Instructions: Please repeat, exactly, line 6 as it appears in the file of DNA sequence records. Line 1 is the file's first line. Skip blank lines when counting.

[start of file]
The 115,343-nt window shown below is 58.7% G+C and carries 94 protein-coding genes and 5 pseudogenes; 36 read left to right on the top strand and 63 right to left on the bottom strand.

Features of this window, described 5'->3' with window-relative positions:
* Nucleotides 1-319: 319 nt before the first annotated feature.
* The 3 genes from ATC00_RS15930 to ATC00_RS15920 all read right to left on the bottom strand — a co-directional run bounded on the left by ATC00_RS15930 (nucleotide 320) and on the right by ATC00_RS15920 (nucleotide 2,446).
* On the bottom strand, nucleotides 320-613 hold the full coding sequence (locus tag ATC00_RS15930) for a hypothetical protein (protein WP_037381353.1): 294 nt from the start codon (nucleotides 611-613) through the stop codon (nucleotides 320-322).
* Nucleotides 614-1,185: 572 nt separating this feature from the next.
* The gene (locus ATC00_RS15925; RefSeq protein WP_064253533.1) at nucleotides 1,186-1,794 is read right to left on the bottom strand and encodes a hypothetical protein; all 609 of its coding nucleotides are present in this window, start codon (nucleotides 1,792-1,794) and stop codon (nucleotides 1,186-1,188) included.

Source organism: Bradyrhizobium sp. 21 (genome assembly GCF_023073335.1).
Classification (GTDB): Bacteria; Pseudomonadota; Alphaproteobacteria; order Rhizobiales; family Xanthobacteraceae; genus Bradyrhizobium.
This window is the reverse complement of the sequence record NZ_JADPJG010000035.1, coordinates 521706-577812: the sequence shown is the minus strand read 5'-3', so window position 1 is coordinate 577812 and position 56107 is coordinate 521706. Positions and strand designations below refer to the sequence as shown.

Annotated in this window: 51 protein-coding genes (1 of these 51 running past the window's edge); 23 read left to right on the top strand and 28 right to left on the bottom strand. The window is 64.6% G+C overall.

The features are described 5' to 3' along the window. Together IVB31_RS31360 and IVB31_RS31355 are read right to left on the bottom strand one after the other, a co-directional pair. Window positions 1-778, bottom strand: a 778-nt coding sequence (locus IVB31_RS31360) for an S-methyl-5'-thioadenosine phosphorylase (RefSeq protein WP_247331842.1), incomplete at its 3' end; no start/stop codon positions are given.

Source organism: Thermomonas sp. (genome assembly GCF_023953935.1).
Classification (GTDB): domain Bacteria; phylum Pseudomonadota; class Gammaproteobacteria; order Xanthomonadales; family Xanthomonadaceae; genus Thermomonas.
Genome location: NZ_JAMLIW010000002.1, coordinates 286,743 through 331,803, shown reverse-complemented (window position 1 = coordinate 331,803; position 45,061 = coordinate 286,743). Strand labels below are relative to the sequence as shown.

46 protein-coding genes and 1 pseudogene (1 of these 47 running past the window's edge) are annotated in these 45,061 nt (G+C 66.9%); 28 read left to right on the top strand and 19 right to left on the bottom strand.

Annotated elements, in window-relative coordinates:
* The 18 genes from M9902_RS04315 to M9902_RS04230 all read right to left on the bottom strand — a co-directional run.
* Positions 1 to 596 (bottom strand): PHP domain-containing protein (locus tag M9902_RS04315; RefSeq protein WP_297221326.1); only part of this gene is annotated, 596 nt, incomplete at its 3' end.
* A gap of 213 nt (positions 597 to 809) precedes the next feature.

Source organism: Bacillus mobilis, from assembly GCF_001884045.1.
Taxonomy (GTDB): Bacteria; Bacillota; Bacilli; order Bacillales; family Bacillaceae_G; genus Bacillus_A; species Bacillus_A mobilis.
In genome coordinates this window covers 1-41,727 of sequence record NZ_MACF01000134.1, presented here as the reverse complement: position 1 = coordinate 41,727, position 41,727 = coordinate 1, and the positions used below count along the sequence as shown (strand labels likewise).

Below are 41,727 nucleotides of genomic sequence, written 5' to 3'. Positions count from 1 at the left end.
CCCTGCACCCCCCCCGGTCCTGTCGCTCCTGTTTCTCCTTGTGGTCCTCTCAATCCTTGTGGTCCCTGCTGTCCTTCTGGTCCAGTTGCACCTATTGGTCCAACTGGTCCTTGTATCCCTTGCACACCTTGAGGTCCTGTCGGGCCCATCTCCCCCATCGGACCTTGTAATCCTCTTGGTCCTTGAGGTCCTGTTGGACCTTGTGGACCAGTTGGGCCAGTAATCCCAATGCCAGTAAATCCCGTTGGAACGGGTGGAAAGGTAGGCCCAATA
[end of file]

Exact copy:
* Nucleotides 614-1,185: 572 nt separating this feature from the next.